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Wise words belie his tender years


Greg Smith is a 13-year-old college senior on his way to four Ph.D.s, the founder of an international peace organization and a celebrated child prodigy who hobnobs with the likes of Desmond Tutu, Bill Clinton and Oprah Winfrey. He was recently nominated for the Nobel Peace Prize.

But when the precocious boy comes to Baltimore tomorrow to lecture in tribute to a 39-year-old Baltimore flight attendant who died in Sept. 11's Pentagon attack, even he will admit that the complex swirl of world events that surround the tragedy still defies his comprehension.

Should the United States declare war on Iraq?

"I think we need to learn more," he says. "You never really know entirely both sides of the story or how much of the story is the whole story. So I'm not able to elaborate on that."

Why do people in other parts of the world hate the United States?

"The hatred has been fostered by terrorists," he says, then quickly admits: "But this is a personal idea. I don't know how true it is."

So what can a boy genius bring for illumination to the memorial event for flight attendant Renee May at the Walters Art Museum, where the woman was a beloved docent and advocate for children's education and the arts?

Nothing political. Nothing religious. Not a word that's remotely sentimental.

He will, instead, deliver a message so plain and innocent that it could only come from the mind of a child: "Violence, disease and despair are rampant in the 'underdeveloped world,'" he will say. "If we do not reach the children of these regions and show them our love and compassion, they will become our adversaries, and we will always be in conflict. We must and can do more!"

When museum directors invited the young student from Randolph-Macon College in Ashland, Va., to be their keynote speaker at tomorrow's event, they realized it might raise eyebrows. Would he be looked at as an oddity? Could he deliver a pertinent message?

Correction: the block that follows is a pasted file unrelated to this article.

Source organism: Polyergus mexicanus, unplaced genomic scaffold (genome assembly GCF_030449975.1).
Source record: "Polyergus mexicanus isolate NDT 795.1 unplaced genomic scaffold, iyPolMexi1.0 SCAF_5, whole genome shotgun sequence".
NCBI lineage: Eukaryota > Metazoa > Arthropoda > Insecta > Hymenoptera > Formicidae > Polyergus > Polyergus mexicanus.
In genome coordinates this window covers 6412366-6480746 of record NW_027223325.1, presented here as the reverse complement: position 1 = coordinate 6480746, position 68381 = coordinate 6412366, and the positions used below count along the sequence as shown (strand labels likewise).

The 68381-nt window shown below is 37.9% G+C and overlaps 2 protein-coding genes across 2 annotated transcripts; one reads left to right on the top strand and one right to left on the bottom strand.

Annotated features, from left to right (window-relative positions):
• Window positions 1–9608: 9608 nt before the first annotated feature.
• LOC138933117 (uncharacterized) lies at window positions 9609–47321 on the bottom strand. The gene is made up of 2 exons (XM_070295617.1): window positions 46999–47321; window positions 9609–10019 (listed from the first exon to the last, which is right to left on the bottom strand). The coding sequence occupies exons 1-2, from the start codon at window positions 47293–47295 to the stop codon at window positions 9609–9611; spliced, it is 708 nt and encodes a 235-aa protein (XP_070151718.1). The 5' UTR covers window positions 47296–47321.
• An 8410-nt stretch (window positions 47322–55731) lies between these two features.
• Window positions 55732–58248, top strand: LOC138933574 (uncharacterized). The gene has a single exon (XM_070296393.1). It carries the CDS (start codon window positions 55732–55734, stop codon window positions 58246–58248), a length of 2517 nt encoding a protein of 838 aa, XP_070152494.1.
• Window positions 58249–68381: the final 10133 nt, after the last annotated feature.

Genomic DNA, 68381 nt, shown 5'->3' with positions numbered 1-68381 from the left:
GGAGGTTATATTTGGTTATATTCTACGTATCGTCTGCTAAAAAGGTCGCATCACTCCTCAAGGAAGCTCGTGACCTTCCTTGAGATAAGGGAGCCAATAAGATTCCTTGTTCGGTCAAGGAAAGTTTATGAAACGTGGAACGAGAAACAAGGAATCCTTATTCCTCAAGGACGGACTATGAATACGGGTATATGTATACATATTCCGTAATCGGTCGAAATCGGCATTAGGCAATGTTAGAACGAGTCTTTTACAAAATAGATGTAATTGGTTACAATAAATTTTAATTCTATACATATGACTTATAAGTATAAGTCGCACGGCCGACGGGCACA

"He is young," acknowledged Jackie Copeland, the museum official who made the selection.

But as Copeland explored ways to create "a living memorial," to May, she kept discarding names of well-known educators, politicians and experts in international relations in favor of the boy. Smith stood out from the pack.

After all, Renee May loved children. She opened her home to neighborhood kids in Fells Point, arranged a photo gallery of her little cousins inside her 150-year-old Baltimore rowhouse and volunteered as the youngest docent at the Walters, specializing in - what else - children's tours.

That the life of the kind-hearted woman would be honored by a 13-year-old boy seemed perfect. "I think Renee would have been fascinated by him," Copeland said.

Greg, the son of University of Maryland graduates Bob and Janet Smith, has been called "the cleverest boy in the world." He is not only a mathematics prodigy, but he also expresses a titanic sense of commitment to ease the suffering of children throughout the world.

Last year, he visited six foreign countries to advocate for programs that would address the plight of children damaged by poverty, violence and drug abuse. In fact, he had just returned from Kenya where he had loaned his time to promote a "peace school" among warring tribes, when the 9/11 terrorist attacks occurred.

"I was looking for new ways for people to help out in far reaches of the world," he recalled. "Then it became important that I try to help out as much as I can to bring back the spirit in our country."

Last September, he spoke to business leaders in Fort Worth, Texas, about terrorism's effect on children. On Oct. 11, he spoke at the Lincoln Memorial in Washington for a "Remember the Children" rally. In November, he spoke to more than 1,700 young people at a community college on Long Island.

As founder of International Youth Advocates, Greg has met with the ambassador of Rwanda to discuss building the country's first public library. He has traveled on behalf of the Christian Children's Fund to Sao Paulo, Brazil, to raise money for a community center. He has spoken at the United Nations summit on children. When he comes to Baltimore, he will promote the various projects and offer his solution to terrorism.

"We have to remember so many places in the world that need our help," he said. "One of my goals is to get people interested in supporting children, not just by giving them a chance for a better life or a feeling of security, but in having any kind of a chance at life at all. We have to look at the big picture if we ever hope to live in a world without fear."

Greg Smith's speech is scheduled for 7 p.m. in the museum's Graham Auditorium. Admission to the lecture, and to the museum all day, is free.

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